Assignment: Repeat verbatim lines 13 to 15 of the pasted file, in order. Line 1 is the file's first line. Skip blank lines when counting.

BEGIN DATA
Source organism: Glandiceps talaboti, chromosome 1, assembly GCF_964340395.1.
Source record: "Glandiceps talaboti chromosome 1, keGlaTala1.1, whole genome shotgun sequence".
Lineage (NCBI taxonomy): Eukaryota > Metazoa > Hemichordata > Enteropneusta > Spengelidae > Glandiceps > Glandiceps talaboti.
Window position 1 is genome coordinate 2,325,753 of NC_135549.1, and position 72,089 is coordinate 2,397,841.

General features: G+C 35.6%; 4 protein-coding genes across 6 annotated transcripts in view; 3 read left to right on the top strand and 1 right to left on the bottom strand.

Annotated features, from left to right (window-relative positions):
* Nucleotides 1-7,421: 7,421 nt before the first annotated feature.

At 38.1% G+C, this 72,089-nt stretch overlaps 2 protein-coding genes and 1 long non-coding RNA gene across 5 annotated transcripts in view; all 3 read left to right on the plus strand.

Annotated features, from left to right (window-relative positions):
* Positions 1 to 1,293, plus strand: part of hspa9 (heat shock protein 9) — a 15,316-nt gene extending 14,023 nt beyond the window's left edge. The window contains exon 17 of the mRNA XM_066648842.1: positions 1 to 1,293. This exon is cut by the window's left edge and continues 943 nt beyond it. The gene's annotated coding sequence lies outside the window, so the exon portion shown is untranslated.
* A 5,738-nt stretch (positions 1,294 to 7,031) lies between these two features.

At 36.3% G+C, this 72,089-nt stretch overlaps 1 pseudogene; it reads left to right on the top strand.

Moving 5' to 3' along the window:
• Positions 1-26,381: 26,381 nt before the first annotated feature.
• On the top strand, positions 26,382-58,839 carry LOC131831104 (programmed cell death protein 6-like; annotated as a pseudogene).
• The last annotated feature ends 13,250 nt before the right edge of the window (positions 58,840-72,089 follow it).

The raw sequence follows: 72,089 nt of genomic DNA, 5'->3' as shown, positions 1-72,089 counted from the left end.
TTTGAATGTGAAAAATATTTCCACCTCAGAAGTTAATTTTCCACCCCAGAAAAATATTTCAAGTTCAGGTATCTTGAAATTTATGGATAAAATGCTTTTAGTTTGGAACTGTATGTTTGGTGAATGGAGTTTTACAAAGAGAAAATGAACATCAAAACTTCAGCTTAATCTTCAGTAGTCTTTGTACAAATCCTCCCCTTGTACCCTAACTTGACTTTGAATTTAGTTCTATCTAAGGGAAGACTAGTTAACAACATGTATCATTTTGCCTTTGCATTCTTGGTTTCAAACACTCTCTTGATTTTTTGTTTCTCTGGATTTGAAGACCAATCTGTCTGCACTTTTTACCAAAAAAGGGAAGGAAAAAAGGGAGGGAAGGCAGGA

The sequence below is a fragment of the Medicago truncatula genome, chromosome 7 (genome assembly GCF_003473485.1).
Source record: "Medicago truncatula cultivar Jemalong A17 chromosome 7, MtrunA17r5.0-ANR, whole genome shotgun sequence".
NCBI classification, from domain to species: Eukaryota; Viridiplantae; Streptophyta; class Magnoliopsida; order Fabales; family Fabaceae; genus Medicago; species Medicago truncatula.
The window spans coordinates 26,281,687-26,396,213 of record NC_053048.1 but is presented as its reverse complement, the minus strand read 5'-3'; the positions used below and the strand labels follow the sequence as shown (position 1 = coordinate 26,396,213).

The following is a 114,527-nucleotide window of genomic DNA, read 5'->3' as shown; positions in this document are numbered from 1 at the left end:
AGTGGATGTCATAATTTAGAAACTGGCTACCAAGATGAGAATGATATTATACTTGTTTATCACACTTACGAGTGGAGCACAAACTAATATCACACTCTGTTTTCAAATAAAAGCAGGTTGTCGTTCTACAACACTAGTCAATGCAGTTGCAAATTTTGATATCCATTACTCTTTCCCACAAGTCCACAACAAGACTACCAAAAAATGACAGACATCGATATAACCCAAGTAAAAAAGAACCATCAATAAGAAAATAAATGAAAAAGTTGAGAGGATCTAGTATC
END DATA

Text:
Moving 5' to 3' along the window:
• Positions 1-26,381: 26,381 nt before the first annotated feature.
• On the top strand, positions 26,382-58,839 carry LOC131831104 (programmed cell death protein 6-like; annotated as a pseudogene).